Do you FF then REW a new tape before using it? at DVinfo.net

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Canon GL Series DV Camcorders
Canon GL2, GL1 and PAL versions XM2, XM1.


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Old September 15th, 2003, 09:26 AM   #1
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Do you FF then REW a new tape before using it?

First, I just wanted to throw out a "thank you" to everyone who contributes to this message board. About a week ago, I was still trying to decide if the PDX10 or GL2 would be the best for me, and all of the great posts here helped me decide that the GL2, which I ordered this weekend and should receive tomorrow, suited my needs the best.

Anyway, I was wondering if anyone can share thoughts on fast-forwarding (and then rewinding) a new tape before recording on it. I've heard that it's a good idea to do this in the camera to help establish proper tension on the tape, but I don't know if there's any truth to this or if it's just an extra step that lacks any true benefits. Any thoughts on this topic in general, or how it specifically relates to the GL2, would be appreciated.

And while I'm on the subject, what are your personal favorite brands for Mini DV cassettes? Personally, I've been partial to Maxell media for a long time, and I ordered some Maxell cassettes along with my camera.
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Old September 15th, 2003, 11:17 AM   #2
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You been reading my mind John?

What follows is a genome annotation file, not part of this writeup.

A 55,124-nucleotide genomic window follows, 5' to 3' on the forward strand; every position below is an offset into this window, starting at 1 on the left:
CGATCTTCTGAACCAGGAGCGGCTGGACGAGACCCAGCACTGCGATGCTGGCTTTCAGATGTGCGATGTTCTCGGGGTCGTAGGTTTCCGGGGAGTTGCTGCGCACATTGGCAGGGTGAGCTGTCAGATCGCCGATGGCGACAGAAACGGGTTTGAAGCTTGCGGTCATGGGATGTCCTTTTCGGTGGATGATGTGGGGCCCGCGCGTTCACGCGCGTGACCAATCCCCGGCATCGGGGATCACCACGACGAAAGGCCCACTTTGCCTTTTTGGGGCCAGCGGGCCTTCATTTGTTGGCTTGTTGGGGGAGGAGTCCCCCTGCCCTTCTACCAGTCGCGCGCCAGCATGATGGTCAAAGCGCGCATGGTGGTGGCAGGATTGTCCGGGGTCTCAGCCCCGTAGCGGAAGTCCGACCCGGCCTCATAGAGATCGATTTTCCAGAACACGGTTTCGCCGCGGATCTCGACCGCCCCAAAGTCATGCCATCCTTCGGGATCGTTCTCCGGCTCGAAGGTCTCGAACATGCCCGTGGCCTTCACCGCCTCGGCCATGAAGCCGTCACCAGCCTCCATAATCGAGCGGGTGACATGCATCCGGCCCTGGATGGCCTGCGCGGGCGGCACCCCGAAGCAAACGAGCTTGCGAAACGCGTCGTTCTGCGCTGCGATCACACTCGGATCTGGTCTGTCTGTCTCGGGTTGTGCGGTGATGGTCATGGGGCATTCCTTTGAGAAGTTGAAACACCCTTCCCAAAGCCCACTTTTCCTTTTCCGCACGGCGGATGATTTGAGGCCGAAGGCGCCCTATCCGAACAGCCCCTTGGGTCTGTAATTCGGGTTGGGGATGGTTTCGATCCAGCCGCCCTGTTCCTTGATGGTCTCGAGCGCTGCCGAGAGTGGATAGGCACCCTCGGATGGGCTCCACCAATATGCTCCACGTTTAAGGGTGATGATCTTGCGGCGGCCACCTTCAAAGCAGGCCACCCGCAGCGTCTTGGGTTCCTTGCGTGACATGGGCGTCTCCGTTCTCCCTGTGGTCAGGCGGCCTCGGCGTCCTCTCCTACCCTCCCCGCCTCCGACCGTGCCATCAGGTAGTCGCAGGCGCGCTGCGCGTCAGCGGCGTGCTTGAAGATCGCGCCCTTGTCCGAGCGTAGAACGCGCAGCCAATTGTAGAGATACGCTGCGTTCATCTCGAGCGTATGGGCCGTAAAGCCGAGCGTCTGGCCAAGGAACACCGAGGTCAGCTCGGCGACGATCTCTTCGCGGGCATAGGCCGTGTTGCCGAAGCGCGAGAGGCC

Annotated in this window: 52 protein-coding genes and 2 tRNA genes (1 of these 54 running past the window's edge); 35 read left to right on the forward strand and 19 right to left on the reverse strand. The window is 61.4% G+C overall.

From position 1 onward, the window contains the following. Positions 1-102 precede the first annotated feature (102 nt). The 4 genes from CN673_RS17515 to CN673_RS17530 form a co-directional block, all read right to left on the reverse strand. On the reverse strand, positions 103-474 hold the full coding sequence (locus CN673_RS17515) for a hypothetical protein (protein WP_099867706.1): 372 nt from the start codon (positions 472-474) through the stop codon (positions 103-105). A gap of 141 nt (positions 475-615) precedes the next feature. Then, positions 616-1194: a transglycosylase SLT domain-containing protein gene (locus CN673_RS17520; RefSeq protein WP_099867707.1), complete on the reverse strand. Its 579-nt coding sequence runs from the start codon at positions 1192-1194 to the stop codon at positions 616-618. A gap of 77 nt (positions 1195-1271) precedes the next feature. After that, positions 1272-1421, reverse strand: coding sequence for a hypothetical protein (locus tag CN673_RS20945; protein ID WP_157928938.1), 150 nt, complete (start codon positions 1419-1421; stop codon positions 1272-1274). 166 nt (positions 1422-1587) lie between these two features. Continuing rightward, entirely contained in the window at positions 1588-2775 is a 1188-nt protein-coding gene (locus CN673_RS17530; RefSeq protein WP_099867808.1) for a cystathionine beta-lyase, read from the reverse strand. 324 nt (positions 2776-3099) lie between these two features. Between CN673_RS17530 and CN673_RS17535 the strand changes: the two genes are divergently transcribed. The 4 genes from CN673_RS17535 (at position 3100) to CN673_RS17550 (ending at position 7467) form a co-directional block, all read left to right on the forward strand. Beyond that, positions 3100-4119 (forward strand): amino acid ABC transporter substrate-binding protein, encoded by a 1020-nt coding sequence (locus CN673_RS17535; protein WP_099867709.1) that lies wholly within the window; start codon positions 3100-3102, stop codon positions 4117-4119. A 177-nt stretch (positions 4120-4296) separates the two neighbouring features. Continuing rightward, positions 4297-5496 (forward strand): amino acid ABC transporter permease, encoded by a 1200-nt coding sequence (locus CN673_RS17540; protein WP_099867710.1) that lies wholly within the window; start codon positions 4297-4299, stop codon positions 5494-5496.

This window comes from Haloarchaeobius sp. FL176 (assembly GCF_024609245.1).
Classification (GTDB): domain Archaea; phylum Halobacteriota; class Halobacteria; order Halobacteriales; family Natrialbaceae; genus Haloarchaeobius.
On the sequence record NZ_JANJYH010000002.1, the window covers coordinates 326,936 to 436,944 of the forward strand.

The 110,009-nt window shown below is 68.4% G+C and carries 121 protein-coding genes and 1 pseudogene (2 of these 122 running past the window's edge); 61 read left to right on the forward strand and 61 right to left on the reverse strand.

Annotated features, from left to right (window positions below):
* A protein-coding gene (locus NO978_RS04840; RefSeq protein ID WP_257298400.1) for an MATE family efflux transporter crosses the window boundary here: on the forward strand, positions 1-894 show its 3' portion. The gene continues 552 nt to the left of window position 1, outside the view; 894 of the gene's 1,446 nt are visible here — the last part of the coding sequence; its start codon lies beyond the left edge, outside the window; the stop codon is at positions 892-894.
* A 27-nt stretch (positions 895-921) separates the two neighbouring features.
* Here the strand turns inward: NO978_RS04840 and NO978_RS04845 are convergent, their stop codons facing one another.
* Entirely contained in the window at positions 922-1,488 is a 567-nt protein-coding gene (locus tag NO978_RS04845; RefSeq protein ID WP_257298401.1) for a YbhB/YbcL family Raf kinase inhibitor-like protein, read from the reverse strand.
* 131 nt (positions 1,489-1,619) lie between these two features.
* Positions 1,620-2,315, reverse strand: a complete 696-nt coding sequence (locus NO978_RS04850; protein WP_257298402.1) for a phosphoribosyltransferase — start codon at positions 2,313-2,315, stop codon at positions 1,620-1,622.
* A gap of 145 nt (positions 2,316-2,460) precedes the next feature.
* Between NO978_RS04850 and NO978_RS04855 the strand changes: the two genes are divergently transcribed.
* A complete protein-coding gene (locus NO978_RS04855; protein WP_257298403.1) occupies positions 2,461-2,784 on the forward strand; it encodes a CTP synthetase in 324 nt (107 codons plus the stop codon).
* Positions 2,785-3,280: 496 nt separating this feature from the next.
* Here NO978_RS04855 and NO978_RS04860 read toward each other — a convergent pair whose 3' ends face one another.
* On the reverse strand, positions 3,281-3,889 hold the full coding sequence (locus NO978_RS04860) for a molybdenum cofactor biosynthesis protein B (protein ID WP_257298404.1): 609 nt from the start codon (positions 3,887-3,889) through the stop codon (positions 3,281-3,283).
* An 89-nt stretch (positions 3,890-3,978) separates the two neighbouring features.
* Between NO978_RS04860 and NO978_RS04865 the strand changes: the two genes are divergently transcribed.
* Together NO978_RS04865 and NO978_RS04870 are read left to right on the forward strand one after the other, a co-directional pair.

I've had, and started again, having pixels on record.

5 mins in and on review here they come!!!! - Soooo.... I then decide to FF and then REW to beginning. Re-start filming - no more pixels. I use Sony Premium. I'm gonna institute this procedure for any tapes I use in the future - regardless! - I'm gonna do this with 3 or 4 before I go out on a shoot - that's it!

I think the tape tension/s vary from tape to tape, so doing this sets it up for my own XM2.

Grazie
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Old September 15th, 2003, 11:38 AM   #3
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There may be some merit to FF and REW. Seems that most of my drop-outs come during the first or last minute on Sony Premium tape. Any expert opinions?
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Old September 15th, 2003, 09:35 PM   #4
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Both topics have been posted on in the past. Do a search and you'll find many varied opinions. I'm a rewinder and fast forwarder and I use Panasonic tapes.
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Old September 15th, 2003, 09:55 PM   #5
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Same as Jeff

I've had zero drop-outs since I switched to Panasonic Tapes from Maxell. And I do FF and REW each and every one. DVM63PQ.
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Old September 16th, 2003, 02:52 AM   #6
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record and then rewind

This is what I do with the tapes. First I record a complete tape so I have an uninterrupted timecode written to the tape. Then I rewind it and use it. This is what a friend told me to do.
But now it just crossed my mind since I hear many discussions here about wear of the heads. Using this method will use the record heads twice the time, so maybe it is not wise to use this method.